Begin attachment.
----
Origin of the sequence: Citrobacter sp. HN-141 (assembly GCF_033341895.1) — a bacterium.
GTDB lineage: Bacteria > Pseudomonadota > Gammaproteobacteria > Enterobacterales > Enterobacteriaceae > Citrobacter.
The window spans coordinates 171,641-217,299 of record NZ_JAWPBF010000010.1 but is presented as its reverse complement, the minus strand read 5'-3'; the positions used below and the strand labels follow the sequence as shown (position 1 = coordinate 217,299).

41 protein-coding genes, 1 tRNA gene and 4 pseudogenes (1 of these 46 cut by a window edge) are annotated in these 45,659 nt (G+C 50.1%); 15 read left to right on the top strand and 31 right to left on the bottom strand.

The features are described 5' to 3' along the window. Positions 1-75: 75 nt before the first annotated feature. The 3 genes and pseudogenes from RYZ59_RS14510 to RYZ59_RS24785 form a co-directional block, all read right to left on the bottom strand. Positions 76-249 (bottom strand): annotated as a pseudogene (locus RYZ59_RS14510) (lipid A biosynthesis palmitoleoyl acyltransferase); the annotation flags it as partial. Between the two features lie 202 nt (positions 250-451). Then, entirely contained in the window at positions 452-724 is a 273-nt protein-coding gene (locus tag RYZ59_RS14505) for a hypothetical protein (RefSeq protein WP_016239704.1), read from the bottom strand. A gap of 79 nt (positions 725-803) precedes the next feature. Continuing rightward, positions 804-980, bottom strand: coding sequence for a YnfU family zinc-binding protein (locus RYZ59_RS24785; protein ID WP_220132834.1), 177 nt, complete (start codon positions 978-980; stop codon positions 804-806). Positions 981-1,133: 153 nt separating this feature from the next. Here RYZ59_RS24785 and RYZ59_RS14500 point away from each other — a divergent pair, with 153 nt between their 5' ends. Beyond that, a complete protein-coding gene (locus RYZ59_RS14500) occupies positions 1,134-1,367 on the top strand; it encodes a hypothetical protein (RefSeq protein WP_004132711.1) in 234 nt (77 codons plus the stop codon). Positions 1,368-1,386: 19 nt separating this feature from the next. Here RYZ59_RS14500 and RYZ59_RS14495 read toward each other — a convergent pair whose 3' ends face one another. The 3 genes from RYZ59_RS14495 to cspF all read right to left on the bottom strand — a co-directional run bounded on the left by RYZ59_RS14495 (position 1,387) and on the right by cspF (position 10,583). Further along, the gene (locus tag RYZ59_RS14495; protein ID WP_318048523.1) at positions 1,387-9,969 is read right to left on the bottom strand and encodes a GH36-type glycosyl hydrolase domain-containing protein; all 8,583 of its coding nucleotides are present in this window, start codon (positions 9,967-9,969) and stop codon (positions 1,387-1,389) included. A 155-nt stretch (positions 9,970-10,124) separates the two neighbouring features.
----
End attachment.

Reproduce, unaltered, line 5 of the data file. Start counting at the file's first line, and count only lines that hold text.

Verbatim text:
The features are described 5' to 3' along the window. Positions 1-75: 75 nt before the first annotated feature. The 3 genes and pseudogenes from RYZ59_RS14510 to RYZ59_RS24785 form a co-directional block, all read right to left on the bottom strand. Positions 76-249 (bottom strand): annotated as a pseudogene (locus RYZ59_RS14510) (lipid A biosynthesis palmitoleoyl acyltransferase); the annotation flags it as partial. Between the two features lie 202 nt (positions 250-451). Then, entirely contained in the window at positions 452-724 is a 273-nt protein-coding gene (locus tag RYZ59_RS14505) for a hypothetical protein (RefSeq protein WP_016239704.1), read from the bottom strand. A gap of 79 nt (positions 725-803) precedes the next feature. Continuing rightward, positions 804-980, bottom strand: coding sequence for a YnfU family zinc-binding protein (locus RYZ59_RS24785; protein ID WP_220132834.1), 177 nt, complete (start codon positions 978-980; stop codon positions 804-806). Positions 981-1,133: 153 nt separating this feature from the next. Here RYZ59_RS24785 and RYZ59_RS14500 point away from each other — a divergent pair, with 153 nt between their 5' ends. Beyond that, a complete protein-coding gene (locus RYZ59_RS14500) occupies positions 1,134-1,367 on the top strand; it encodes a hypothetical protein (RefSeq protein WP_004132711.1) in 234 nt (77 codons plus the stop codon). Positions 1,368-1,386: 19 nt separating this feature from the next. Here RYZ59_RS14500 and RYZ59_RS14495 read toward each other — a convergent pair whose 3' ends face one another. The 3 genes from RYZ59_RS14495 to cspF all read right to left on the bottom strand — a co-directional run bounded on the left by RYZ59_RS14495 (position 1,387) and on the right by cspF (position 10,583). Further along, the gene (locus tag RYZ59_RS14495; protein ID WP_318048523.1) at positions 1,387-9,969 is read right to left on the bottom strand and encodes a GH36-type glycosyl hydrolase domain-containing protein; all 8,583 of its coding nucleotides are present in this window, start codon (positions 9,967-9,969) and stop codon (positions 1,387-1,389) included. A 155-nt stretch (positions 9,970-10,124) separates the two neighbouring features.